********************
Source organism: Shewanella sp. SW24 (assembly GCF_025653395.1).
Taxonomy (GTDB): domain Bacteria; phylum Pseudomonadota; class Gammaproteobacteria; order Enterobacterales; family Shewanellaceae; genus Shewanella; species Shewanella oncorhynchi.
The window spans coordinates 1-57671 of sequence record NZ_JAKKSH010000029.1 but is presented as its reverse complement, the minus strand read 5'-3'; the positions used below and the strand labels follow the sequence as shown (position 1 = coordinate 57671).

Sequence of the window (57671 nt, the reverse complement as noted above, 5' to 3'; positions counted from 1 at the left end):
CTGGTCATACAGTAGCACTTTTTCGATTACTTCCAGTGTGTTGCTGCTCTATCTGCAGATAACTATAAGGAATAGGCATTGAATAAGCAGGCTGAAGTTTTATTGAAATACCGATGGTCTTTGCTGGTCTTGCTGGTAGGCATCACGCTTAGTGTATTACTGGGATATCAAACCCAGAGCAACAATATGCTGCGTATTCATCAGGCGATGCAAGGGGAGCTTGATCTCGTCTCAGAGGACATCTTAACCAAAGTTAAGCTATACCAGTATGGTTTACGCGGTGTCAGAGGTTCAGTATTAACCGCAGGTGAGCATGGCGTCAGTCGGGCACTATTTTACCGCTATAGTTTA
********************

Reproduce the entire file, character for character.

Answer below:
Source organism: Shewanella sp. SW24 (assembly GCF_025653395.1).
Taxonomy (GTDB): domain Bacteria; phylum Pseudomonadota; class Gammaproteobacteria; order Enterobacterales; family Shewanellaceae; genus Shewanella; species Shewanella oncorhynchi.
The window spans coordinates 1-57671 of sequence record NZ_JAKKSH010000029.1 but is presented as its reverse complement, the minus strand read 5'-3'; the positions used below and the strand labels follow the sequence as shown (position 1 = coordinate 57671).

Sequence of the window (57671 nt, the reverse complement as noted above, 5' to 3'; positions counted from 1 at the left end):
CTGGTCATACAGTAGCACTTTTTCGATTACTTCCAGTGTGTTGCTGCTCTATCTGCAGATAACTATAAGGAATAGGCATTGAATAAGCAGGCTGAAGTTTTATTGAAATACCGATGGTCTTTGCTGGTCTTGCTGGTAGGCATCACGCTTAGTGTATTACTGGGATATCAAACCCAGAGCAACAATATGCTGCGTATTCATCAGGCGATGCAAGGGGAGCTTGATCTCGTCTCAGAGGACATCTTAACCAAAGTTAAGCTATACCAGTATGGTTTACGCGGTGTCAGAGGTTCAGTATTAACCGCAGGTGAGCATGGCGTCAGTCGGGCACTATTTTACCGCTATAGTTTA